In each of these cases, roboticists are working with marketing and financial people to make sure that there is a product that can be built to meet a real business need at a cost that is profitable to the robotic company and beneficial to the buying company.

It is because of all of these factors, and their exponential effect on one another, that I see significant forward progress in the service robotics sector - progress that will translate into profits and disruptive robotic products within this decade.

Thursday, May 6, 2010

Willow Garage's Noble Open Source Effort - Plus Telepresence Robots


Is Jorge Cham's cartoon true?  Do typical robotics grad students really spend 70% of their time re-inventing the wheel? If so, wouldn't you think that Willow Garage's open source effort to provide a robotics operating system (ROS) would be welcomed worldwide?  And the resulting tools for sharing and testing cause an accelerating boom in robotics development?  I certainly hope so but the evidence seems contrary.

Willow Garage is definitely doing their part.  They are developing and offering capable robotic operating systems and simulation architecture that is open and available to all.  In fact, they have just awarded 11 Willow Garage robots (PR2s) with the accompanying ROS operating system to research labs around the world.

  1. University of Freiburg (Germany)
  2. Bosch (worldwide manufacturer of electronics and sensors)
  3. Georgia Tech (USA)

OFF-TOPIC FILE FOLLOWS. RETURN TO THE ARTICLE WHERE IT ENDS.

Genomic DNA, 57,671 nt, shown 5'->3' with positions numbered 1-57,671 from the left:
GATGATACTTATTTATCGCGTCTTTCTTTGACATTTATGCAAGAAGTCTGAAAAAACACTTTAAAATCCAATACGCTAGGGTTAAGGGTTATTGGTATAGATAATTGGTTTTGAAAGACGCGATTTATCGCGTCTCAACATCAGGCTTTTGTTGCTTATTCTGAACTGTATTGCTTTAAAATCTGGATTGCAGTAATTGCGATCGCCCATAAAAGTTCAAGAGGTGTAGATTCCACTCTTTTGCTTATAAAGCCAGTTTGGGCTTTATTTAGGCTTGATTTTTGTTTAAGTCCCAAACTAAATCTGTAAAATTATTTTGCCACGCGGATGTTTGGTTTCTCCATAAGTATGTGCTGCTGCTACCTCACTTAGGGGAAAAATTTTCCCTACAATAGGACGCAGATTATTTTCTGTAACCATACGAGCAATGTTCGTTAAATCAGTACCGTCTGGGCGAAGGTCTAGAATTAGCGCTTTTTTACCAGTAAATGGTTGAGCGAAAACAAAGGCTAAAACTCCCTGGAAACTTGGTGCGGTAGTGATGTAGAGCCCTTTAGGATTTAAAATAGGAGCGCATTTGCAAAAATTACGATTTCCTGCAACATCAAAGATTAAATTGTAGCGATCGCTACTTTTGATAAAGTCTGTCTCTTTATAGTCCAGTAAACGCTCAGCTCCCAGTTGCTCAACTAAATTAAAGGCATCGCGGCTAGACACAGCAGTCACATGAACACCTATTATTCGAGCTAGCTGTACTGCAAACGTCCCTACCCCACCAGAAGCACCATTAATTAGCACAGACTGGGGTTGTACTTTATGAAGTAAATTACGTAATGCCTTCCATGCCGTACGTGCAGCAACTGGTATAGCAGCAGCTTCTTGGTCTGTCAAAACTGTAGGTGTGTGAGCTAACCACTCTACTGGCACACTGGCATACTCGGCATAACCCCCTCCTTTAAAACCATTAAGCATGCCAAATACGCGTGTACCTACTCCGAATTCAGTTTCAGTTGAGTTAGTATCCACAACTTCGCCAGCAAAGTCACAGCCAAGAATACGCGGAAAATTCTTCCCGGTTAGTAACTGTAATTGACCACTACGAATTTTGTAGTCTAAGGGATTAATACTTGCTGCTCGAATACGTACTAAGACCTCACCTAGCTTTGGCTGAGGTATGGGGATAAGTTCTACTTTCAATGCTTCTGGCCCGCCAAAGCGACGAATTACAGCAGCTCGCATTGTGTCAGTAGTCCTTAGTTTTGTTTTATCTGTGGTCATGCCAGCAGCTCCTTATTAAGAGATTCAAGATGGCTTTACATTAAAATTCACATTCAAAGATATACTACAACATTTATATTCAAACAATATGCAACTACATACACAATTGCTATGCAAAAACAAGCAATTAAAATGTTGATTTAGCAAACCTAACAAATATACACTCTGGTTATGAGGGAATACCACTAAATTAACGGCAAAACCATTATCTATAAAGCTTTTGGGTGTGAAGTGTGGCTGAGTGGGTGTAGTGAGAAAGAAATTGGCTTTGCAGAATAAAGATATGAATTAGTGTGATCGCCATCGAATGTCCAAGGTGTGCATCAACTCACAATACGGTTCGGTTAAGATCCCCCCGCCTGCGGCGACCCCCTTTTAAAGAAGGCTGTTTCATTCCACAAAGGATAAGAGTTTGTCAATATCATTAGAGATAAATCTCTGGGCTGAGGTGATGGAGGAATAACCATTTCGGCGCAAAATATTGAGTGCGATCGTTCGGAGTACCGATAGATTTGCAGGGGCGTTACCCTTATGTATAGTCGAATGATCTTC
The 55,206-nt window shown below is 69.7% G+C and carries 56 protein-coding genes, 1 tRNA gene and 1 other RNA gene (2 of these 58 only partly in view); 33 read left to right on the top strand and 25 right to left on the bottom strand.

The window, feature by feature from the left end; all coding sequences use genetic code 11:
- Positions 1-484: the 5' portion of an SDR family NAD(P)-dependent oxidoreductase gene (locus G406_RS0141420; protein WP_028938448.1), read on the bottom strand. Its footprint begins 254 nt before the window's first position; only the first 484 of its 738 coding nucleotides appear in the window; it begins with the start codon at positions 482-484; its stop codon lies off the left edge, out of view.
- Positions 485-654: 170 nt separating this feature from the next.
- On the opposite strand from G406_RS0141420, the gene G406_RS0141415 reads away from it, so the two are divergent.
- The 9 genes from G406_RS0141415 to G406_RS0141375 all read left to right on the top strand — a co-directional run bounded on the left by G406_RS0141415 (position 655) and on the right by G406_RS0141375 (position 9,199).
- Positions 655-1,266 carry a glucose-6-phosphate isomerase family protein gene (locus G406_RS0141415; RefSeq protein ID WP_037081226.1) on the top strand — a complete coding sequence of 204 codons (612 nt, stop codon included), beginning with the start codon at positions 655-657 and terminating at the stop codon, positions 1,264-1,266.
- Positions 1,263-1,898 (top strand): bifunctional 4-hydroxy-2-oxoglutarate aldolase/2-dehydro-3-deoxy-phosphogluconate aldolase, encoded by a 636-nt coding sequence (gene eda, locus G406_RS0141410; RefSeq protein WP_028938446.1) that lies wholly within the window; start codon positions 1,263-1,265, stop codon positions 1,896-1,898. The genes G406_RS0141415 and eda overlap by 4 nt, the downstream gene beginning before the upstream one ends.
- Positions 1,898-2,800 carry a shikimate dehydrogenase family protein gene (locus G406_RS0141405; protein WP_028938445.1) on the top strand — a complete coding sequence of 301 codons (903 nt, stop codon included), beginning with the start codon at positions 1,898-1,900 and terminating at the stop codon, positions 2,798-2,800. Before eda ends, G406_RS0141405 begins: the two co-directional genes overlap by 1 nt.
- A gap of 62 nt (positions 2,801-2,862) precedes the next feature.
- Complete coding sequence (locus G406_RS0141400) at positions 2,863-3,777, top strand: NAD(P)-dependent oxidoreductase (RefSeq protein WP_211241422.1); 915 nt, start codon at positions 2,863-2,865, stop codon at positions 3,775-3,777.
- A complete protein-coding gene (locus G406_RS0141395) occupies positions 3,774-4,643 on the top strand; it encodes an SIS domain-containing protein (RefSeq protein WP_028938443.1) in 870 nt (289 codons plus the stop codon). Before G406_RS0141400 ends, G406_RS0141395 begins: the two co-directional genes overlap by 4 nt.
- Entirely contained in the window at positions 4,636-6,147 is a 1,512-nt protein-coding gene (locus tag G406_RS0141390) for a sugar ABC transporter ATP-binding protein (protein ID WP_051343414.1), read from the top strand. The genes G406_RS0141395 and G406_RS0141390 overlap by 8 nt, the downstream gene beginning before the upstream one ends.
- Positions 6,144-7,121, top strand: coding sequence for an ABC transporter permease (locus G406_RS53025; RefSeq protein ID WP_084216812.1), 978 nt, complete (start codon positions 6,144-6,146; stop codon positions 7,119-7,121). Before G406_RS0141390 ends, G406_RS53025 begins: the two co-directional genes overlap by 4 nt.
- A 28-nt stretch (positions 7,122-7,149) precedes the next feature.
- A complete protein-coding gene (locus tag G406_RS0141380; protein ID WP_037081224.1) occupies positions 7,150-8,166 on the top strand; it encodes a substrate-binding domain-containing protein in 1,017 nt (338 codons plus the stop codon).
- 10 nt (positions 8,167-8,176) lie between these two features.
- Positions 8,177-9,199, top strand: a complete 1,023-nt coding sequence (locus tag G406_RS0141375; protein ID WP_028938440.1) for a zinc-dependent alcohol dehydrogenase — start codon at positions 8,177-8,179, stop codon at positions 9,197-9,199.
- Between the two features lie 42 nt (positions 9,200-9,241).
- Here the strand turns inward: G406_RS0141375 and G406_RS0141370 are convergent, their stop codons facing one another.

4. Katholieke University Leuven (Belgium)
  5. MIT (USA)
  6. Stanford (USA)
  7. Technical University of Munich (Germany)
  8. UC Berkeley (USA)
  9. University of Pennsylvania (USA)
  10. USC (USA)
  11. University of Tokyo JSK Lab (Japan)
Scott Hassan, founder of Willow Garage (and of Google fame), is backing his vision to push the frontiers of robotics, both scientifically and commercially, with money and manpower, toward a world of standards -- to thwart the re-inventing process by providing tools for sharing and building on each other's work.  His crew of talented roboticists is committed to open source robotics software, and can be seen at various trade shows and conferences around the world promoting that vision... attempting to make ROS the new Linix of robotics.  Yet there were only 73 applicants for the 11 free robots.  Why not 730?  Or more?
Who knows what might happen in a few years if this catches on and ROS emerges as a "de facto" open source robotics system like Linux emerged for computers? says Erico Guizzo, Associate Editor of IEEE's Spectrum.
Certainly there is a need to standardize.  The Robotics Industries Association just reported that first quarter 2010 sales were $208 million.  That revenue represents just 3,069 robots - at $67,775 per robot - not mentioning the other costs for programming, integration, safety, etc. which often approximate three times the cost of the robot.  That brings the total to almost a quarter million dollars! With standardization and modularity, costs could plunge - and then quantities, revenues and application areas would really blossom.  Actually, costs MUST plunge for there to be a revolution in robotics.

Yet every day or so we receive an announcement of another personal robot built from scratch with proprietary software and systems.

The real question appears to be: why isn't Willow Garages' effort transforming the robotics world?  Are there really better transformational operating systems and platforms out there?  What are they?  Where are they?  What makes them better?  Or, are there other more prosaic reasons, and if so, what are they?